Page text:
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How can an asymptomatic person still spread the coronavirus?

Medical personnel test a driver
REUTERS/Brian Snyder
Medical personnel testing a driver at a drive-through testing site for coronavirus in Seattle.

If it doesn’t make sense to you that a person can have enough virus in his or her body to be able to spread the infection, but not enough to feel ill, you’re not alone. It doesn’t make sense, but there is an explanation.

The explanation begins and ends with our immune system — our internal defense against foreign invaders. Those invaders are typically viruses and bacteria, but occasionally it’s the wood sliver off your patio deck, or the nickel in a piece of cheap jewelry.

Our immune system offers us two lines of defense: innate and adaptive immunity. Innate immunity includes physical barriers like our skin, as well as a number of different kinds of white blood cells that are hostile to invaders. Innate immunity acts like a security team, providing a routine vigilance that can get an early jump on an infection.

Internal SWAT team

Adaptive immunity is more like a SWAT team, composed of two types of white blood cells (with special weapons and tactics) called B-lymphocytes and T-lymphocytes. B-lymphocytes create antibodies, which are like those arrows you had as a kid with the pink rubber suction cup on the end. Except the rubber cup of an antibody is designed to stick to a very specific molecule found only on the invader (rather than the fridge, or your sister’s bare legs).

Otherwise, these antibodies might stick to our own cells, and that would be bad. Because when an antibody sticks to its target (either the outside of a bacteria or virus, or the outside of a cell that’s infected with a virus), it triggers a cascade of biochemical and immunological assaults. These attacks can blow a hole in the bacteria’s cell wall, an ultimately lethal injury. Alarm signals are broadcast that call in reserve unit white blood cells from other sites in the body (some have been sitting around waiting, and others will be newly manufactured for the event). T-lymphocytes begin physically attacking and demolishing anything tagged with an antibody.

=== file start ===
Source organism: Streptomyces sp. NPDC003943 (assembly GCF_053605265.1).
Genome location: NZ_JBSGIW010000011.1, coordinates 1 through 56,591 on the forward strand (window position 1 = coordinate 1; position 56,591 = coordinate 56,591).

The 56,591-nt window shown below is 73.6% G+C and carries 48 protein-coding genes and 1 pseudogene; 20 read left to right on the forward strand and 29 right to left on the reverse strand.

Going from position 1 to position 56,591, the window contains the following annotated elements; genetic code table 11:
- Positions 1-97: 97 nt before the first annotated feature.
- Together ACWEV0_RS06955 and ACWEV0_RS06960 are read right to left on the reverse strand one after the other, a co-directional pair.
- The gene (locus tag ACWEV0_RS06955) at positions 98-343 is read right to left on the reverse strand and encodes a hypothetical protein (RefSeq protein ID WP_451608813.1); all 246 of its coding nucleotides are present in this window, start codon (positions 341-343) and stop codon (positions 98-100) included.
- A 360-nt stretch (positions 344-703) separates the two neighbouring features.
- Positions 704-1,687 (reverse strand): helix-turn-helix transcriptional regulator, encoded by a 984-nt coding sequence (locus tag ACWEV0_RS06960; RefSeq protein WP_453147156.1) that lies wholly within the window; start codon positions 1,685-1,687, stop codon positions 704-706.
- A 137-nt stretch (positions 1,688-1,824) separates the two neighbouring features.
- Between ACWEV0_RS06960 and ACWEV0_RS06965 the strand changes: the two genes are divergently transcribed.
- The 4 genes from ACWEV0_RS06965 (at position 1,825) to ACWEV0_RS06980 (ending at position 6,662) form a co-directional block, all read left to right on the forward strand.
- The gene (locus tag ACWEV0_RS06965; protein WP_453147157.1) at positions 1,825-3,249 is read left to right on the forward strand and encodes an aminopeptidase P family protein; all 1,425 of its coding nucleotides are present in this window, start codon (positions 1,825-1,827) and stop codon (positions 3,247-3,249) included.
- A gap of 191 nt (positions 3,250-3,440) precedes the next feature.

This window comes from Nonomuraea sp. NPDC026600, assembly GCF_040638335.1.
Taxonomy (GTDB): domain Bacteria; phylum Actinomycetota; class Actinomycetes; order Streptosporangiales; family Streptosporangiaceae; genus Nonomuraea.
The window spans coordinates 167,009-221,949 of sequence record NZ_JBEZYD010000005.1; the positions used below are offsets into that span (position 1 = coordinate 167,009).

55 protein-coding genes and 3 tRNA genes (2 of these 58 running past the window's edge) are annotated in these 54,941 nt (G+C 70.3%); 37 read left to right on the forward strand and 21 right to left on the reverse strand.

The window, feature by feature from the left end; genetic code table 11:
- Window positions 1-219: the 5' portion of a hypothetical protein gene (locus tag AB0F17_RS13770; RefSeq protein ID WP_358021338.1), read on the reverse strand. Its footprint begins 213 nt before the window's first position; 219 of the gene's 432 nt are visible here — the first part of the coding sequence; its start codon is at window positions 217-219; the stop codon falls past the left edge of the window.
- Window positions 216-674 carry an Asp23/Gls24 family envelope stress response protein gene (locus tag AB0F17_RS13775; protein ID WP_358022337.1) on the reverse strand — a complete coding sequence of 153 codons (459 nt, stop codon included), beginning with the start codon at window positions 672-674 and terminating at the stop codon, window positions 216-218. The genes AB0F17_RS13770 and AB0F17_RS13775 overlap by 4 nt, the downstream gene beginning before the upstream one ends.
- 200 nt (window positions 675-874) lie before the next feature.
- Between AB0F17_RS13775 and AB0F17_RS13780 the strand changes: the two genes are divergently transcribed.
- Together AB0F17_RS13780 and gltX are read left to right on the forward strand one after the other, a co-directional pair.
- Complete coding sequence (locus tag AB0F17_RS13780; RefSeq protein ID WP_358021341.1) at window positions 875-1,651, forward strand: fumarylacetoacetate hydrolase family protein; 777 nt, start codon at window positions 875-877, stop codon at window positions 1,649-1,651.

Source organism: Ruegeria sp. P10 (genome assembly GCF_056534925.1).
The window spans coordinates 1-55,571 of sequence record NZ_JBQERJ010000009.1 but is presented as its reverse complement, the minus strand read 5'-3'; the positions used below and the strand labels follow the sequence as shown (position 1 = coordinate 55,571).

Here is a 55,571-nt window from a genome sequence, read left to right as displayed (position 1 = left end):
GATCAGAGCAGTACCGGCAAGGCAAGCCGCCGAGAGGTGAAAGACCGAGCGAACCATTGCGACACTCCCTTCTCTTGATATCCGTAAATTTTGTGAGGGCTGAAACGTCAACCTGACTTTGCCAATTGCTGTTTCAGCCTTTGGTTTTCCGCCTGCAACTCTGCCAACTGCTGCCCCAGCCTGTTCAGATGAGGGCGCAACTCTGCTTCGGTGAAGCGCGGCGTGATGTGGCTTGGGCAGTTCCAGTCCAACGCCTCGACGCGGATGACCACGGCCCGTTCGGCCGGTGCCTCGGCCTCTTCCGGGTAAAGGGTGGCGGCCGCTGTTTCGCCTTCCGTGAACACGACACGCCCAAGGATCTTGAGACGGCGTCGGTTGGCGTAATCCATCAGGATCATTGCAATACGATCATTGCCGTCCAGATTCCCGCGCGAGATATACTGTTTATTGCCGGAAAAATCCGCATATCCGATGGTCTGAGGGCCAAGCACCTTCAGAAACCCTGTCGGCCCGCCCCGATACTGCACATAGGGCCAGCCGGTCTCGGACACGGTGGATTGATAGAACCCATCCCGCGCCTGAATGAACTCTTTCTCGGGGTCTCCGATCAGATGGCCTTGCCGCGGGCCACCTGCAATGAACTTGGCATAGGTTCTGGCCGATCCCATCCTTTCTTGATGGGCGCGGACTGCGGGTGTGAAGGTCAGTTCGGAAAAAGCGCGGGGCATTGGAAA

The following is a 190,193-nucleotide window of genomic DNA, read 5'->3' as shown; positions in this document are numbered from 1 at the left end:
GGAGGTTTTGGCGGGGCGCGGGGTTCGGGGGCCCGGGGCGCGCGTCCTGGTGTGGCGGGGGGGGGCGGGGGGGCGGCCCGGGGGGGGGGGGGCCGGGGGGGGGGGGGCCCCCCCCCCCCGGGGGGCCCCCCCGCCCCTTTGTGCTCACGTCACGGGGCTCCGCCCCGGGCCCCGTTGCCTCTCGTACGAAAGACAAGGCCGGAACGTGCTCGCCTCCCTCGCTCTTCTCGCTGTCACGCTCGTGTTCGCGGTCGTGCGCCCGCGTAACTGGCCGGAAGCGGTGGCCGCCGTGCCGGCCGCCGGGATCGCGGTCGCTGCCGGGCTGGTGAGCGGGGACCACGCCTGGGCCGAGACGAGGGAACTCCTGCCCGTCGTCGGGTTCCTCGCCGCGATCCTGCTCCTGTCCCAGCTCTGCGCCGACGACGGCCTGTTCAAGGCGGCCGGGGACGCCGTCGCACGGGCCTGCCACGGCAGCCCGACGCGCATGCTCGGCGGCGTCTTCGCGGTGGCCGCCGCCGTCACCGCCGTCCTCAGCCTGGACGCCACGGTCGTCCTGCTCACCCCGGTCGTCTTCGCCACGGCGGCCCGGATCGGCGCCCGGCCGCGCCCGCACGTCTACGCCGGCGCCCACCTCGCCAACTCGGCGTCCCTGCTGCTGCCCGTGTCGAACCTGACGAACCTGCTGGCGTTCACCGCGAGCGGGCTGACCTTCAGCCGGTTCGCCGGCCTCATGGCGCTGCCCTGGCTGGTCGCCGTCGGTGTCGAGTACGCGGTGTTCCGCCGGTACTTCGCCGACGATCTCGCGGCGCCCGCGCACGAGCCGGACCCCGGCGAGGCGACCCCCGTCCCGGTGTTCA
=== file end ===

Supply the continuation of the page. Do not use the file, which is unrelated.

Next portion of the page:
It’s war, and as in the wars we humans wage, there is a lot of collateral damage. Instead of smoke, dust, debris and rubble, an infection war zone creates inflammation, swelling, pain, and lots of cellular debris. Our most intimate experience with this battleground is a bad cold. For a day or so, the nose is open but it’s red-hot and it hurts to inhale. Then, as the battle peaks, it gets plugged up until you can hardly breathe. Finally your body is ready to start clearing debris, and the “gunk” that you blow from your nose goes from green/yellow to white and then clear. You might feel recovered in terms of energy etc., and the virus might be gone, but you’ll be blowing your nose for days until the cleanup in aisle four is over.

Our SWAT-team adaptive immunity is also in charge of our “immunologic memory”: It keeps a log of prior offenders, so that we are “immune” to infections we have seen before. Vaccines allow our cells to create an immunological response and memory without actually having had the infection.

Sometimes our immune system gives us “partial immunity”: We recognize the invader, sort of, and have some antibodies at hand that will loosely attach to the virus. It’s enough to keep the infection under check, mild perhaps, until we can manufacture some more specific antibodies and polish the invader off.

Infectious before becoming ill